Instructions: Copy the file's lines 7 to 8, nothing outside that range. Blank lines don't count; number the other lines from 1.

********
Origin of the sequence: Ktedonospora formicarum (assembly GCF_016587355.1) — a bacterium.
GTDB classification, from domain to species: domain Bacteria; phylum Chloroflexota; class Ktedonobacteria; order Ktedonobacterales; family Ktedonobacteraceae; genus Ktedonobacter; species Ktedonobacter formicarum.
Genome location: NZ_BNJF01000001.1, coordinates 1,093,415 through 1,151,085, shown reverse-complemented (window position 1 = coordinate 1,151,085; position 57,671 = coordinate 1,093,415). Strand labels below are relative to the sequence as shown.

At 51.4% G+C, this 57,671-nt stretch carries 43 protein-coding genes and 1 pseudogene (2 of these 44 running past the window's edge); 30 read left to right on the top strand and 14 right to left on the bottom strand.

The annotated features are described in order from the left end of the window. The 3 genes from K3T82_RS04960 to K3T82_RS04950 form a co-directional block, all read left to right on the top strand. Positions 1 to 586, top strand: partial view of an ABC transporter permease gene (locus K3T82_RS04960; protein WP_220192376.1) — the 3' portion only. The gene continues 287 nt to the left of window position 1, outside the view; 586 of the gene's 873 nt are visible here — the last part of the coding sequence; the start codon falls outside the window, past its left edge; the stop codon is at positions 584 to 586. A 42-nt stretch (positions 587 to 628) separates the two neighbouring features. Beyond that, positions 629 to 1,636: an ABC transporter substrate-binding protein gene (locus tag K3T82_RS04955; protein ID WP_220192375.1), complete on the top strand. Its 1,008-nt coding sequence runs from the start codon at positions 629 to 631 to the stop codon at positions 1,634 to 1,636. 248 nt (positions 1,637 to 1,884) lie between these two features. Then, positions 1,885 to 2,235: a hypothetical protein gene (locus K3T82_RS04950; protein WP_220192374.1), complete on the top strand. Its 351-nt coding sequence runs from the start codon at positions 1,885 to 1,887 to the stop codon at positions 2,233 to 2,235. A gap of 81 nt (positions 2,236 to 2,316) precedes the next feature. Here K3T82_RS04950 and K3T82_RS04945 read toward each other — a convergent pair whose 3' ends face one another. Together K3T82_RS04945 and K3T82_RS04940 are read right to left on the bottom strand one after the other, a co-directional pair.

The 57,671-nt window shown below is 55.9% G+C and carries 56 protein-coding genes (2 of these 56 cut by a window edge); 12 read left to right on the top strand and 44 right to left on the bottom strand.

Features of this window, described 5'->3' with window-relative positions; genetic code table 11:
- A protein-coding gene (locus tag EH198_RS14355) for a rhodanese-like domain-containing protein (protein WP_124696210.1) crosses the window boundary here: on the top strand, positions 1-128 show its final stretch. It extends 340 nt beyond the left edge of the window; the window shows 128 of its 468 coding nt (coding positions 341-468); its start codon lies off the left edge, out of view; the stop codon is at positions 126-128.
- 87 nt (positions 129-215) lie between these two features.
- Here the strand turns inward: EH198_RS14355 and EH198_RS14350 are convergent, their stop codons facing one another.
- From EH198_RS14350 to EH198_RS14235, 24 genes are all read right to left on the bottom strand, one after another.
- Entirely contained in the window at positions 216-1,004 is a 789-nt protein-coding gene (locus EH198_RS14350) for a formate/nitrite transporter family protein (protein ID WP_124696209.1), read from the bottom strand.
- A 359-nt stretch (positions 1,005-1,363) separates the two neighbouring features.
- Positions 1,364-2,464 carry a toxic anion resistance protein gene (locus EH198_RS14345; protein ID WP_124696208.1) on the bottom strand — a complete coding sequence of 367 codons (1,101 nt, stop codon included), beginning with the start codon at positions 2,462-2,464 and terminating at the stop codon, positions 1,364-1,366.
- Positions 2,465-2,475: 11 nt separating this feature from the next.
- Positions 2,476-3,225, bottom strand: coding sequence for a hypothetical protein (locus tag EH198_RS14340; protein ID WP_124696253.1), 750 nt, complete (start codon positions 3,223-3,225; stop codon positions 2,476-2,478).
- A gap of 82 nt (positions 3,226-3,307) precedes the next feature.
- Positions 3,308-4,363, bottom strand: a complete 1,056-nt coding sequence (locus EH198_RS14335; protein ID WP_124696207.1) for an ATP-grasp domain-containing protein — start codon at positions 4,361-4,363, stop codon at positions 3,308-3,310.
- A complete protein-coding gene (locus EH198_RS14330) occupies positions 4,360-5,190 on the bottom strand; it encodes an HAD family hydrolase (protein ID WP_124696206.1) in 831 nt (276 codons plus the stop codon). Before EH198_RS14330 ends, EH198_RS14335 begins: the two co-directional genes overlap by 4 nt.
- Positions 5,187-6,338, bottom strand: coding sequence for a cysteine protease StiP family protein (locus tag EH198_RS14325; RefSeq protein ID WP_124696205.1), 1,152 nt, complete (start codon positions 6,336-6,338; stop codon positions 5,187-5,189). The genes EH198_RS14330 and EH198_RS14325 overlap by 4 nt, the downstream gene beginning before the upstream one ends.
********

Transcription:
Features of this window, described 5'->3' with window-relative positions; genetic code table 11:
- A protein-coding gene (locus tag EH198_RS14355) for a rhodanese-like domain-containing protein (protein WP_124696210.1) crosses the window boundary here: on the top strand, positions 1-128 show its final stretch. It extends 340 nt beyond the left edge of the window; the window shows 128 of its 468 coding nt (coding positions 341-468); its start codon lies off the left edge, out of view; the stop codon is at positions 126-128.